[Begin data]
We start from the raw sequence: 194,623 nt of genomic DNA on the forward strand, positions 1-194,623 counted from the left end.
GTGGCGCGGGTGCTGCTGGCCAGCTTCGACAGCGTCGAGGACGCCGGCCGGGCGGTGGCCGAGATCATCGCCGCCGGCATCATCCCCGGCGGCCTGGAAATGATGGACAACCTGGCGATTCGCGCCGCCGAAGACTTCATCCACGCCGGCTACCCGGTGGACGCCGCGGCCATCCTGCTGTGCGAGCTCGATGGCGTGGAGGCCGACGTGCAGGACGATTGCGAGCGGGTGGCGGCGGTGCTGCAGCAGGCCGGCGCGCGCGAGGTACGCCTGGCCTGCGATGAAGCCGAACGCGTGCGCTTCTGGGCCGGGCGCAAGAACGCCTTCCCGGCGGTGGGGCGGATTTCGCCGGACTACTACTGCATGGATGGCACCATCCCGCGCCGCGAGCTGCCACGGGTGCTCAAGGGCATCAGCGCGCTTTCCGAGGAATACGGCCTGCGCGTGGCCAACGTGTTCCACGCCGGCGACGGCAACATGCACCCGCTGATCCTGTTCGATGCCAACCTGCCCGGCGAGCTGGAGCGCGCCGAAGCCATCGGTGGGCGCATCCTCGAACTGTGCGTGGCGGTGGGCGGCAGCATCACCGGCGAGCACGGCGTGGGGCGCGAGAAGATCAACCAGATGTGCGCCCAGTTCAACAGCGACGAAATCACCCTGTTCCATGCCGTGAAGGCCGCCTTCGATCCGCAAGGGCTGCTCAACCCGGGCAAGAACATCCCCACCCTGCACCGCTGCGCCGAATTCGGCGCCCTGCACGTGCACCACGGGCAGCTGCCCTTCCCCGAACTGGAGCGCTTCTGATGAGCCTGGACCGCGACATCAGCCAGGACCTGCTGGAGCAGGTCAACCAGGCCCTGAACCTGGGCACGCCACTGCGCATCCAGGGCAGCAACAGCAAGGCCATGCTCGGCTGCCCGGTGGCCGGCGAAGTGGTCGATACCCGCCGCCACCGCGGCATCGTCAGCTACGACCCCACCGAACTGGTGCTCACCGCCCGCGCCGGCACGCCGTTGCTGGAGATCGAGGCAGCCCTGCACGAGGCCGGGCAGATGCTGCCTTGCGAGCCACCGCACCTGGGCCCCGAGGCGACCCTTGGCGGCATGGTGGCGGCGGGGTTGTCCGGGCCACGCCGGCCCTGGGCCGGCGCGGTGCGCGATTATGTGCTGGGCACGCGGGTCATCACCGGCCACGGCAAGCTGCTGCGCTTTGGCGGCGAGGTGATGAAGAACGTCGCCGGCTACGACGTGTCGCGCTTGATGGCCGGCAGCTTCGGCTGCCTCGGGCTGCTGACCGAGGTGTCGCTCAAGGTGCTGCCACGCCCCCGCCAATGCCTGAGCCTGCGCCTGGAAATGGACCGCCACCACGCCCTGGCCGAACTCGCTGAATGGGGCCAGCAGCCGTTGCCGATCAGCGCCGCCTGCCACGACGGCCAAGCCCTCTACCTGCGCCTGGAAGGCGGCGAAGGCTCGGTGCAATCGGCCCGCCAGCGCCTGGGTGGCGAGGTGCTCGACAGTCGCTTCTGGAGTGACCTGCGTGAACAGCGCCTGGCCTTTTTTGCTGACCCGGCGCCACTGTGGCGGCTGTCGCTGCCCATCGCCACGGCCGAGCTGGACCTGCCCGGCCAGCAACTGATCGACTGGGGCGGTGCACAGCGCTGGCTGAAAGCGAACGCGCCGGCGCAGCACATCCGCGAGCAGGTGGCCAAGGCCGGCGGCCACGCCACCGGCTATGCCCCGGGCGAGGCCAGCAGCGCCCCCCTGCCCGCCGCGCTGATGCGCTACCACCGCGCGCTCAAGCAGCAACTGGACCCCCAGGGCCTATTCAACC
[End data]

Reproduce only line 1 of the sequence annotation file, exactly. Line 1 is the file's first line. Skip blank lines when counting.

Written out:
We start from the raw sequence: 194,623 nt of genomic DNA on the forward strand, positions 1-194,623 counted from the left end.